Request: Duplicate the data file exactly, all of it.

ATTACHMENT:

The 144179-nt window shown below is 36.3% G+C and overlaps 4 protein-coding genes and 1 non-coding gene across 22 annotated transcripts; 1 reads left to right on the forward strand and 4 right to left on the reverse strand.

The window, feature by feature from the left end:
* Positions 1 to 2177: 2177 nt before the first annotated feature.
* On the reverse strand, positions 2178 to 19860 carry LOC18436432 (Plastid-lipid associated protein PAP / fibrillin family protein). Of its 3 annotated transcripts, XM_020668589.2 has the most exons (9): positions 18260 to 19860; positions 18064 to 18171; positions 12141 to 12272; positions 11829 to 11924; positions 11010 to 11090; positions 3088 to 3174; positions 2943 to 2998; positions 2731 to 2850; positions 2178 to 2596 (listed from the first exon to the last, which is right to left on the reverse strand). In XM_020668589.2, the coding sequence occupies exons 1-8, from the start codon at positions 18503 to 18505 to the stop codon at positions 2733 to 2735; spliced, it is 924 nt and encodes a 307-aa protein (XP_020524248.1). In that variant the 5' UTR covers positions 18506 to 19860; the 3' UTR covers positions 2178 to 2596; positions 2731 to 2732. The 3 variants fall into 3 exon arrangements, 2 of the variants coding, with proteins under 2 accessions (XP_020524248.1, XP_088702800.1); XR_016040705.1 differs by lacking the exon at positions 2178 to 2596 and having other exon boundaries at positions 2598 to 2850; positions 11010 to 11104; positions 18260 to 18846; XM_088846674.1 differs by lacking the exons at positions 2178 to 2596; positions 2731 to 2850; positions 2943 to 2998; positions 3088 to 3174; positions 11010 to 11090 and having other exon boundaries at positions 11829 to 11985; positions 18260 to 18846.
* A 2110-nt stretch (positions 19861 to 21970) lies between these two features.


The 144179-nt window shown below is 36.3% G+C and overlaps 4 protein-coding genes and 1 non-coding gene across 22 annotated transcripts; 1 reads left to right on the forward strand and 4 right to left on the reverse strand.

The window, feature by feature from the left end:
* Positions 1 to 2177: 2177 nt before the first annotated feature.
* On the reverse strand, positions 2178 to 19860 carry LOC18436432 (Plastid-lipid associated protein PAP / fibrillin family protein). Of its 3 annotated transcripts, XM_020668589.2 has the most exons (9): positions 18260 to 19860; positions 18064 to 18171; positions 12141 to 12272; positions 11829 to 11924; positions 11010 to 11090; positions 3088 to 3174; positions 2943 to 2998; positions 2731 to 2850; positions 2178 to 2596 (listed from the first exon to the last, which is right to left on the reverse strand). In XM_020668589.2, the coding sequence occupies exons 1-8, from the start codon at positions 18503 to 18505 to the stop codon at positions 2733 to 2735; spliced, it is 924 nt and encodes a 307-aa protein (XP_020524248.1). In that variant the 5' UTR covers positions 18506 to 19860; the 3' UTR covers positions 2178 to 2596; positions 2731 to 2732. The 3 variants fall into 3 exon arrangements, 2 of the variants coding, with proteins under 2 accessions (XP_020524248.1, XP_088702800.1); XR_016040705.1 differs by lacking the exon at positions 2178 to 2596 and having other exon boundaries at positions 2598 to 2850; positions 11010 to 11104; positions 18260 to 18846; XM_088846674.1 differs by lacking the exons at positions 2178 to 2596; positions 2731 to 2850; positions 2943 to 2998; positions 3088 to 3174; positions 11010 to 11090 and having other exon boundaries at positions 11829 to 11985; positions 18260 to 18846.
* A 2110-nt stretch (positions 19861 to 21970) lies between these two features.